Data center experts offer insight into that business
with knowledge of the data center industry offered insight into Prince Edward County’s recent $1.9 million investment that resulted in the purchase of property suited for a data center site.
The county’s press release noted the site is 280 acres of land just off of Persimmon Tree Fork Road, where two major Dominion Energy transmission lines merge. There is also access to both Mid-Atlantic Broadband Communities Corporation (MBC) fiber and water from the Town of Farmville. There is sufficient land to construct multiple structures totaling 1.3 million square feet of usable space. The county plans to proactively market the site with the help of Dominion, MBC and the Virginia Economic Development Partnership.
QTS Data Centers Chief Hyperscale Officer Tag Greason said he could not condemn or endorse the county’s investment because he did not have all the details, but he did offer some perspective.
“There are hundreds of data points that a local leader will need to consider when developing an incentive package, and while I generally support data center incentives, I can’t comment on whether this specific incentive is the right one for Prince Edward County,” he said. “But partnering with companies like both Mid-Atlantic Broadband Communities Corporation and Dominion Energy is a great way to leverage the county’s position in trying to attract data centers.”
Josh Levi is president of the Data Center Coalition, which is described on its website as the trade association for the data center industry. He shared his thoughts on whether or not Prince Edward had made a good investment and whether it makes sense.
“I think there can be a substantial return on investment as a result of data center investment in states and in localities,” he said. “Virginia has a tax incentive. It was an early leader in developing a tax incentive to try and encourage data center investment going back to 2008. They expanded their incentive several times.
“We are now the largest data center location globally — northern Virginia specifically, but certainly Virginia by extension,” he continued. “And I think the opportunity to try and leverage all of the data center activity we already have here and try and encourage expansion in other parts of the state makes a lot of sense.”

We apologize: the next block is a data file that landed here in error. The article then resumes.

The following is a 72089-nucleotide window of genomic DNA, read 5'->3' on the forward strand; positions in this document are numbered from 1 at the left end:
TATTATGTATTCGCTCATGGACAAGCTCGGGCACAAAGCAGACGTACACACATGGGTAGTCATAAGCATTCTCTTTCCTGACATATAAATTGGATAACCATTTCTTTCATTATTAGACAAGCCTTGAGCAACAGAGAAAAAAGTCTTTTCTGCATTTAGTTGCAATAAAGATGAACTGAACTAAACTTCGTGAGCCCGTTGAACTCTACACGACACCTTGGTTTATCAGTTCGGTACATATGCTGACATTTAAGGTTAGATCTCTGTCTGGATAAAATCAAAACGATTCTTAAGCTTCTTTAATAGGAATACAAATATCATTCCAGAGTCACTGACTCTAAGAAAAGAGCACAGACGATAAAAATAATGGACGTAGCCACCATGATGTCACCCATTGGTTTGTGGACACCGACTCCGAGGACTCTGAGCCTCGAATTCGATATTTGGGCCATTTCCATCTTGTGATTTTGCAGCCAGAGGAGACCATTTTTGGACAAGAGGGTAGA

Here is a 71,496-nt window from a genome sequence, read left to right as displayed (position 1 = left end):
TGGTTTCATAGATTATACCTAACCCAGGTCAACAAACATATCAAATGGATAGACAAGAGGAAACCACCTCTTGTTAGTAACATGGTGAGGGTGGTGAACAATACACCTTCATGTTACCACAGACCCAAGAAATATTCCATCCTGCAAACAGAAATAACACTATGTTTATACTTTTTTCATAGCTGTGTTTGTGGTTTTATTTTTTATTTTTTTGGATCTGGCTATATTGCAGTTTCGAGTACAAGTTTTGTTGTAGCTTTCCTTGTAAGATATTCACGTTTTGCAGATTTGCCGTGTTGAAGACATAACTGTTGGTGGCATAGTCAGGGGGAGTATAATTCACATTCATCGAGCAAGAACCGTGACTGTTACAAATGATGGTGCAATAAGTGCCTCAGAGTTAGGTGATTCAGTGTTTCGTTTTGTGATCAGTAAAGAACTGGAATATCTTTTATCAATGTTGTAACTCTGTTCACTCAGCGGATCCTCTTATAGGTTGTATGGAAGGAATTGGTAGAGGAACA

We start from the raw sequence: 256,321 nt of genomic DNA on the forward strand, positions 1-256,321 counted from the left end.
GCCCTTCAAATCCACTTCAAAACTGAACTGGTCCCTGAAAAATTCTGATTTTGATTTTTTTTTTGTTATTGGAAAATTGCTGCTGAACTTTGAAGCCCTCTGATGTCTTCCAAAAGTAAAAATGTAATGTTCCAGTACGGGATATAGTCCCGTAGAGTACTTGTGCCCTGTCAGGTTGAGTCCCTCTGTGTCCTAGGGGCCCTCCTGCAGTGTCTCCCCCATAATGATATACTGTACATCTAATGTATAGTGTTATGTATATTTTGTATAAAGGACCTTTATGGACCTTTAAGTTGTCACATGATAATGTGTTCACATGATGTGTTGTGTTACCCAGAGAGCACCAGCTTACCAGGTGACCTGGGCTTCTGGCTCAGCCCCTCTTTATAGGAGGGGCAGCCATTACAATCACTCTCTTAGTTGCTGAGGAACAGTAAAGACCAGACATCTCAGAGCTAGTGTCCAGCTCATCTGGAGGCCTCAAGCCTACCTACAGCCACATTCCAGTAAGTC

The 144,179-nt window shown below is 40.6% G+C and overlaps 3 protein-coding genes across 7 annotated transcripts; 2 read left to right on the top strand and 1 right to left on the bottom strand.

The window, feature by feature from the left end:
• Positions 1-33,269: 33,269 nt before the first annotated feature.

He noted data centers are heavy on capital investment.
“They make huge investments in capital infrastructure,” he said. “They pay taxes through real estate taxes. They also pay taxes through tangible property on the equipment that they put inside the data centers, and that can be potentially very lucrative for local government.”
He said in the case of Loudoun County, which is one of the largest data center markets in the world, the county brings in more than $15 in tax revenue for every dollar it has to spend in relation to the data center.
“Prince William County, it’s more than $17 in tax revenue for every dollar in cost to the county,” he said. “And then Henrico County more recently is up to $8.60 in benefit for every dollar in services they have to provide.”
Levi stated data centers are top economic development targets nationally. With Maryland becoming the 33rd state to pass tax incentives to try to woo data centers, many states and localities are taking steps to increase their competitiveness in attracting data center investment and jobs.
“They recognize that data centers tend to spur a lot of construction employment and activity, generate substantial tax revenues without requiring a lot of government services, create high-wage jobs and often grow vendor ecosystems around their sites,” he said. “The COVID-19 epidemic also has heightened awareness of the essential role data centers play in powering our global economy.”
Data centers typically have highly-compensated employees, relatively speaking, Levi said.